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Tricks and Scams

I have a coworker who I adore, but who is very gullible when it comes to small scale scams.  She’s not going to wire money to Nigeria or anything, but she’s a sucker for a good pitchline.  She has purchased a lot of infomercial items, and she’s always talking about the latest miracle cure.

(Not to bash all informercial items – I have seen infomercials and then researched the products and found that hey, these have pretty good reviews.  For example, I have used Bare Minerals makeup for years after watching their infomercial and checking it out in the store.  Also, as a joke, years ago, my mom bought us all FlipFolds.  I have to admit, I still use that thing to keep my drawers organized. Necessary? Not at all. Does what it claims? Sure does.)

I try not to pry, but I wonder just how much money my coworker is wasting on all of these things.  It’s her money and she is getting something for her money.  Those specialty spa treatments probably aren’t doing any good, but she is still getting a nice massage and an enjoyable afternoon.  But on the other hand, that $3.00 bottle of miracle water is really just water that could have been purchased for much less.

Of course, it’s her money.  And if these things make her happy, that’s all that matters.  I just try to slowly slip in information where I know I have the proper information.  She’s going to buy a computer in the next few months.  Two of us in the office have looked at what she’s picked out and said “Okay, you need this and this and this.  If they try to sell you something else, don’t buy it.  If you think you might need it, call one of us first.”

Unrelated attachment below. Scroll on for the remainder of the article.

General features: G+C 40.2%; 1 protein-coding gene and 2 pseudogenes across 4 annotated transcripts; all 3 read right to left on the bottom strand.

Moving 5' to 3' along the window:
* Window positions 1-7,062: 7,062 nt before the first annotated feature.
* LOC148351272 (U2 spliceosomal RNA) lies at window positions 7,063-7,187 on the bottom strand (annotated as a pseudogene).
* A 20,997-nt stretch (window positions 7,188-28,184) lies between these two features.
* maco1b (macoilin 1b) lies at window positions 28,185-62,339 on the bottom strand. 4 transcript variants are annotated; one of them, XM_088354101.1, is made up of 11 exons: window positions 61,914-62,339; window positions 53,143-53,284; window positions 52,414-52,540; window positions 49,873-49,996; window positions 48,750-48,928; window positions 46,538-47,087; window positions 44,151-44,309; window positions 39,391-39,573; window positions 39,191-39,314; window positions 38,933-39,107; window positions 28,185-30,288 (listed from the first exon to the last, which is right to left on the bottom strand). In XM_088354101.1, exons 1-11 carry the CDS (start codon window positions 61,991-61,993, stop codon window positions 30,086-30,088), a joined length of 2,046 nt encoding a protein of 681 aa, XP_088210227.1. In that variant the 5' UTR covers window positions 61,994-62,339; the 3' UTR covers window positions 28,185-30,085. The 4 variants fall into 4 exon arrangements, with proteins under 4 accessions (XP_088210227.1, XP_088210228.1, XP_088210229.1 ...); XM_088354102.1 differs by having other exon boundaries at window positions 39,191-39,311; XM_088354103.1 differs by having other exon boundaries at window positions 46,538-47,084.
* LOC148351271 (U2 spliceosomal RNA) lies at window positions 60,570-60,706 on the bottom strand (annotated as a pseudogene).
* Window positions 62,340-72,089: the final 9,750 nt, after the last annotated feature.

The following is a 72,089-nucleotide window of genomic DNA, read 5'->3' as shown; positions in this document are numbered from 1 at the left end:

My coworker is an intelligent woman.  She’s got a great education and lots of real world experience.  But she’s also a bit naive.  She believes that a salesperson has her best interest in mind rather than the idea of selling something.  Don’t get me wrong, there are salespeople out there who are looking out for their customers (such as the tire salesman who told me if I wanted to, I could buy only two tires and wait 6 months for the other two when I wanted to buy all 4).   But I think you always have to be a wary buyer.  Do your research.  And hey, if you decide you still want to buy that salt lamp, go ahead.  It might not be a cure-all, but they can be very pretty.

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7 comments to Tricks and Scams

  • […] one do with a well-liked but naïve co-worker who falls for little scams? Counting My Pennies considers this […]

  • Man, I sort of hate myself for it, but I think those salt lamps are really attractive.

    Of course, in my house, it would likely become a salt lick lamp, which is probably less attractive.

  • I have seen some very pretty salt lamps. And I think if you want one because it’s pretty, that’s cool. But if you want one because it will cure all your ills, maybe you should rethink the purchase.

    And I never considered it, but you’re right. It would become a salt lick lamp for my cats. Highly unattractive.

  • This post made me laugh a little bit. I have a few friends who are the exact same way and seem to believe anything a salesperson tells them. Unfortunately we can’t be looking out for them at all times, and the best way a person learns, is from experience getting burned.

  • Hugh

    Tires wear unevenly, and if you had never rotated yours there’s a good chance that two of them probably did still have some life in them. The salesman was probably trying to help you in that case.

  • Hugh

    Whoops, misread your post. Never mind.

  • there are so many scams running on the internete so watch out’-`